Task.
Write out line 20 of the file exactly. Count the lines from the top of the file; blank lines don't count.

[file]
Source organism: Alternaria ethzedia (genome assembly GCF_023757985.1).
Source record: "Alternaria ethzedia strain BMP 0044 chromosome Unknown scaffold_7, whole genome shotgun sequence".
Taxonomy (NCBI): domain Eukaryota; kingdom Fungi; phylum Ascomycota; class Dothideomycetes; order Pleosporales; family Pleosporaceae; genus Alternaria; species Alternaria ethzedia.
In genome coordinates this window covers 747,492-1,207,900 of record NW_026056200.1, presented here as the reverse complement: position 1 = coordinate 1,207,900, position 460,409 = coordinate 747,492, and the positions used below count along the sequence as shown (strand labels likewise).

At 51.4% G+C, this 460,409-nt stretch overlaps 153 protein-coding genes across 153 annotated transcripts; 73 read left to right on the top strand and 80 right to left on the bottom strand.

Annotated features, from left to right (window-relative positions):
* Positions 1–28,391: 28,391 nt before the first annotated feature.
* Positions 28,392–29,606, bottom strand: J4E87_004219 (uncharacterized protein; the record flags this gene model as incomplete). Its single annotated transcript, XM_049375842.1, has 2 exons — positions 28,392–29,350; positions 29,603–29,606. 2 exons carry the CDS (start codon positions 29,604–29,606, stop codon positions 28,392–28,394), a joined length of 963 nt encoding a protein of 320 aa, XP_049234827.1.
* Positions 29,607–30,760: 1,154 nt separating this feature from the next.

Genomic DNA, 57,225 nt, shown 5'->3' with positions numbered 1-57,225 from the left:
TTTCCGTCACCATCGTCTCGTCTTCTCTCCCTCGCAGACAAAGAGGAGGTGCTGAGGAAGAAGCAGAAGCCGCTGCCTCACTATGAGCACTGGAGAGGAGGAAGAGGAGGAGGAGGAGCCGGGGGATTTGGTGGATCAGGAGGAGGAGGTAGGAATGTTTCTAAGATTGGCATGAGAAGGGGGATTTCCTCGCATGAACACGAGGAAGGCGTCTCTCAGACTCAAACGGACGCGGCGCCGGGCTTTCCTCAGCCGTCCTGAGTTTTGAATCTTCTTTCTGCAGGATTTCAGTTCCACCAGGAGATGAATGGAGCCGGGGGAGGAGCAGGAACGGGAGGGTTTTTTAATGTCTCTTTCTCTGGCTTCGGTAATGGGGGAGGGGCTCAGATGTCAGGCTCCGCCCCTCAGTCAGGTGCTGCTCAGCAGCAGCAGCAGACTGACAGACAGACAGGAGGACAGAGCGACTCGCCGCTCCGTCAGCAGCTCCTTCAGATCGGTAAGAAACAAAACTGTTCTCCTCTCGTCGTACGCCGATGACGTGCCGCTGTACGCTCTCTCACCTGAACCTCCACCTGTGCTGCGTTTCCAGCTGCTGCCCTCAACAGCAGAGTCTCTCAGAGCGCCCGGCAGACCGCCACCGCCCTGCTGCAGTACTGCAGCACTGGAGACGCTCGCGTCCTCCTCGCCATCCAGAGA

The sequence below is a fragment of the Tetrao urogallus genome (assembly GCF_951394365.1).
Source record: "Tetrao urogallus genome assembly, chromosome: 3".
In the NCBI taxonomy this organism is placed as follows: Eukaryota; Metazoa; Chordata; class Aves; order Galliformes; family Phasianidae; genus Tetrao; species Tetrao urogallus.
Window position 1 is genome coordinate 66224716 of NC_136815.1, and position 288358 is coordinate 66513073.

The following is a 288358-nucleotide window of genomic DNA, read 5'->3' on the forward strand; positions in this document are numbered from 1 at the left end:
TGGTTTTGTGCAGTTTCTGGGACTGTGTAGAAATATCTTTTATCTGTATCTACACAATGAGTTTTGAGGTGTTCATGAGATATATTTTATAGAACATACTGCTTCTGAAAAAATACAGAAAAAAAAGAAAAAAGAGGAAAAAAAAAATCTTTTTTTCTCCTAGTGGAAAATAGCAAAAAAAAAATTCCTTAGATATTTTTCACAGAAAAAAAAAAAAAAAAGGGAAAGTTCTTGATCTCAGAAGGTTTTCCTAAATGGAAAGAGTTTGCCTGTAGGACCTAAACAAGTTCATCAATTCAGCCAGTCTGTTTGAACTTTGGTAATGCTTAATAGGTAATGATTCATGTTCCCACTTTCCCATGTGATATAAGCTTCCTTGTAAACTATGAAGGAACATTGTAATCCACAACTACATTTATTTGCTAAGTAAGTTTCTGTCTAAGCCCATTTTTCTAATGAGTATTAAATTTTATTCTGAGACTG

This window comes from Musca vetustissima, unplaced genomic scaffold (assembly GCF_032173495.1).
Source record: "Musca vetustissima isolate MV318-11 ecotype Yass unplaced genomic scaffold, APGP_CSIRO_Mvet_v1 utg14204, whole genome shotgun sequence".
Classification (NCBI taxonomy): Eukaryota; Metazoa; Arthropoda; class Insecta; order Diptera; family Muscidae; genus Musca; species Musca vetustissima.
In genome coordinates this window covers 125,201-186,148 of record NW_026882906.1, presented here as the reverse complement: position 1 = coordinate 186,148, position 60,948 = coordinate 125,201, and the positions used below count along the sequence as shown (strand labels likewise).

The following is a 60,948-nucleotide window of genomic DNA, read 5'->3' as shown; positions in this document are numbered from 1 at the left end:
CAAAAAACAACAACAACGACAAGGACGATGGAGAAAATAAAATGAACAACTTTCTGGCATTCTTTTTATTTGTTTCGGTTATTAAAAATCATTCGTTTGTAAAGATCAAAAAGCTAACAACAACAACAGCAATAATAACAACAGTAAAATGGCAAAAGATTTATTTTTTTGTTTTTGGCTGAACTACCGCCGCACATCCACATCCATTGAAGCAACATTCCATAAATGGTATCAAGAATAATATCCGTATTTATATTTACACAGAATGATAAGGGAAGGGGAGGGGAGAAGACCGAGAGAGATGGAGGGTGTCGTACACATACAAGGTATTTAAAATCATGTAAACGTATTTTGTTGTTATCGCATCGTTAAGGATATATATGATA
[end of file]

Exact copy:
Classification (NCBI taxonomy): Eukaryota; Metazoa; Arthropoda; class Insecta; order Diptera; family Muscidae; genus Musca; species Musca vetustissima.